Truly outstanding employees are the best asset a company can have. Every organization wants talented people who successfully accomplish their job responsibilities. But employees who support their colleagues, are a positive presence in the workplace, and go above and beyond are invaluable to a company’s success.
These are the employees you want to stay with your company for a long time. However, you shouldn’t be surprised to find out that these type of people are ambitious and eventually want to move onto bigger and better things. If your company doesn’t take care of them, there’s a good chance they’ll leave for another opportunity when they feel like they’ve paid their dues.
In fact, 63 percent of Millennials believe their leadership skills are not being fully developed and only 7 percent of employers report having leadership training programs, according to Deloitte’s 2016 Global Human Capital Trends report.
Promoting from within sounds good in theory but requires preparation from both the company and future manager. In this article, we’ll provide advice on how to prepare a great employee to become a great leader.
The advantages of hiring internally
While hiring an experienced external candidate for a management position might seem like a smart move, there are plenty of good reasons to promote a current employee instead:
- They understand how the company and their team operates. They won’t require much, if any, onboarding.
- They already have a rapport with the people they’ll manage. Their promotion might even motivate others to work harder.
- The hiring process is long, complicated, and costly. Why drain company resources when you already have a suitable candidate on staff?
- New hires don’t always work out. Someone who is the wrong fit can hurt productivity and morale.
The key is to always have an eye toward the future. Find successful employees who will make great managers and help them acquire the skills and knowledge needed to advance their career with your company.
Create a succession plan
The first step is to form a long-term succession plan. Go through the process of outlining the current employees who will take over leadership roles in the event the positions become available.
Creating a succession plan is a great way to take stock of the people on your staff. It gives your company the opportunity to not only spot the talented people who are doing outstanding work. It also gives you the opportunity to look at who has the additional skills required to be an effective leader and is already making the effort to expand their professional skills in their own time.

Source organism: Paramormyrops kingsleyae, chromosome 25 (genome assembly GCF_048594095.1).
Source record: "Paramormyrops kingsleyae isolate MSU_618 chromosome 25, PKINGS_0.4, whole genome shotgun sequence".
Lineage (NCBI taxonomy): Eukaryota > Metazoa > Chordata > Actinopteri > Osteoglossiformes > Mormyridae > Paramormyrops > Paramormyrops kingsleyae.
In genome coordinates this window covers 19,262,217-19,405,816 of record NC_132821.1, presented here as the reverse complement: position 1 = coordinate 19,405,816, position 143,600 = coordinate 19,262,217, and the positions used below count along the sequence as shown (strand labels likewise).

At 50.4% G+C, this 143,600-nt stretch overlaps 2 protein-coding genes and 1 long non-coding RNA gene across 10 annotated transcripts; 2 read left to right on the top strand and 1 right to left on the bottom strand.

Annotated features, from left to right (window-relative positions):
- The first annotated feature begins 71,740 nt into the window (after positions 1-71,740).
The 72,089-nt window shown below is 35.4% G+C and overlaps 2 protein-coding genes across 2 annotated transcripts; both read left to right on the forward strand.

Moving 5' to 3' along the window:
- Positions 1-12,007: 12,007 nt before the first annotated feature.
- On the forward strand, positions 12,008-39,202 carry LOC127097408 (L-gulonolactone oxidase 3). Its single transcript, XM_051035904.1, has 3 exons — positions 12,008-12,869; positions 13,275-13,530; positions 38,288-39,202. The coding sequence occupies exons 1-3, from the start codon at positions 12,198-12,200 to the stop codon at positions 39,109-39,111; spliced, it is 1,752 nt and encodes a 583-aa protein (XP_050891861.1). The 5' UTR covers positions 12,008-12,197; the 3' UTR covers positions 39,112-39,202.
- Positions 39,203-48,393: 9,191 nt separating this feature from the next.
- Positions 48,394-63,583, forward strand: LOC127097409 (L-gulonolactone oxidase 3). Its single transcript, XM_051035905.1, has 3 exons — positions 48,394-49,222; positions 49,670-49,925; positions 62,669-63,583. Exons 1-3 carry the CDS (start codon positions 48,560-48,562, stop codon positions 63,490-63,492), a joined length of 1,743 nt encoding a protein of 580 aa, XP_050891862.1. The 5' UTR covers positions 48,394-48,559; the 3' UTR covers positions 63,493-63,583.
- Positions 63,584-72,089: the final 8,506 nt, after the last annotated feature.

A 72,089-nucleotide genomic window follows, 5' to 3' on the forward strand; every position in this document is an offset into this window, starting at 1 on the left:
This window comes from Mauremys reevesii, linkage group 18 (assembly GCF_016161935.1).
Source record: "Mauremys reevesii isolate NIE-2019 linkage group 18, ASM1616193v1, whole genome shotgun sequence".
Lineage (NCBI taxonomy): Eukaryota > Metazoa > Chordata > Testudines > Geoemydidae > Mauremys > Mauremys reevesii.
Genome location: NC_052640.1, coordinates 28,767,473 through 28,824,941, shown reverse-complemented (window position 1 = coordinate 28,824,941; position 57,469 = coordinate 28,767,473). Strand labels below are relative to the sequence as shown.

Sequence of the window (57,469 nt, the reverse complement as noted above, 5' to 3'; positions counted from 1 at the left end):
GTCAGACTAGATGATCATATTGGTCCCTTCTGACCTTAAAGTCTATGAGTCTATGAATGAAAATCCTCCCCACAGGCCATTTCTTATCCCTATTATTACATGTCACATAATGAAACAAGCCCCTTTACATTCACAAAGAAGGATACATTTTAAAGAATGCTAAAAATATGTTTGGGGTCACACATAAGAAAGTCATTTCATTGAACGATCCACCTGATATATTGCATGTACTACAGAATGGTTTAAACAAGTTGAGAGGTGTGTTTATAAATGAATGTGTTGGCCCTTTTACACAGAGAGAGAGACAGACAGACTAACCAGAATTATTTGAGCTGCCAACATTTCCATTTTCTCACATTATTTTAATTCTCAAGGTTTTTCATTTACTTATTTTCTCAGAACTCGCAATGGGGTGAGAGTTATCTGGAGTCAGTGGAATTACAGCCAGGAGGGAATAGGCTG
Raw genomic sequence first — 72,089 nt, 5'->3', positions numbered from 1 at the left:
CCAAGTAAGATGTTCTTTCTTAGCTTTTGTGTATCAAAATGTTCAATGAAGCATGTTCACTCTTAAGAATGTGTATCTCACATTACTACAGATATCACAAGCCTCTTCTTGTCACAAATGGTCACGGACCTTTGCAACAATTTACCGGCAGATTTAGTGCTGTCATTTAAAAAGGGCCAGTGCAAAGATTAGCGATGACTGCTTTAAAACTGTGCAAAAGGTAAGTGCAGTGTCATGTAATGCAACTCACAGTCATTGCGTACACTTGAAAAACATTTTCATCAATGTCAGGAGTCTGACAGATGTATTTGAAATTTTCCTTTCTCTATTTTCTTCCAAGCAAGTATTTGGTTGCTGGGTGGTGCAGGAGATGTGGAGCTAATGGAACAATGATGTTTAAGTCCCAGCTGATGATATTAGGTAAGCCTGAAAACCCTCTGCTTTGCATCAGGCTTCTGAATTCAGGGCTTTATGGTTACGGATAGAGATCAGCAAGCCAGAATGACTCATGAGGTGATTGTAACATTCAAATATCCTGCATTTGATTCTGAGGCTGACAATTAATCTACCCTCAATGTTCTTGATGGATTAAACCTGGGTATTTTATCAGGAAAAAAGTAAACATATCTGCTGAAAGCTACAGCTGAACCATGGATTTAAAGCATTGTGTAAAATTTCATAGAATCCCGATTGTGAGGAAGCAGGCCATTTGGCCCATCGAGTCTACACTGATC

Once you identify potential future leaders, you can meet with them to discuss their long-term career goals. If they do aspire to one day become a manager or executive, you can let them know they’ll have that opportunity with your organization if they continue to excel.
Encourage job shadowing
After the succession plan is formed, it’s a good idea for the future manager to follow the current manager throughout the workday. It doesn’t need to occur all the time but setting aside a day every few months for job shadowing gives the junior employee the opportunity to walk in their boss’s shoes. Try to include a mix of regular days and days with important meetings or project milestones so the junior employee gets the full spectrum of what’s involved in their future position.
Shadowing allows the junior employee to learn all the nuances involved in the job. They’re likely already aware of the major responsibilities they’ll eventually have but discovering the small challenges they’ll face prepares them to hit the ground running when the time comes.
Develop a mentorship program
Since your company’s current managers have already climbed the professional ladder, they can impart valuable knowledge on the next generation of leaders. Mentors can not only teach junior employees what their job entails. They can also share the lessons they learned throughout their career and the challenges they had to overcome to get where they are.
The simplest way to create a mentorship program is to encourage managers to share advice with their direct reports. You can also go a step further and pair a junior employee with a senior leader. The two can get together on a regular basis so the mentee can share their career goals and the mentor can tell them what they’ll need to do to accomplish them.
Providing a training program or education benefits
Regardless of whether or not your company plans to promote a certain employee, you should want everyone on your staff to have the skills to deliver optimal work. Offering an internal training program or tuition reimbursement for continuing education prepares employees for job success and to do more if the opportunity presents itself.
You can also identify potential managers by seeing who takes advantage of the skill development programs. Employees who excel at their jobs and make the effort to set themselves up for career success should be rewarded for their performance and ambition.
Get the most out of your best people
You never want to see a valuable employee leave because another company was smart enough to give them the job they deserve. Help your great employees prepare for career advancement so they can one day become great leaders for your company.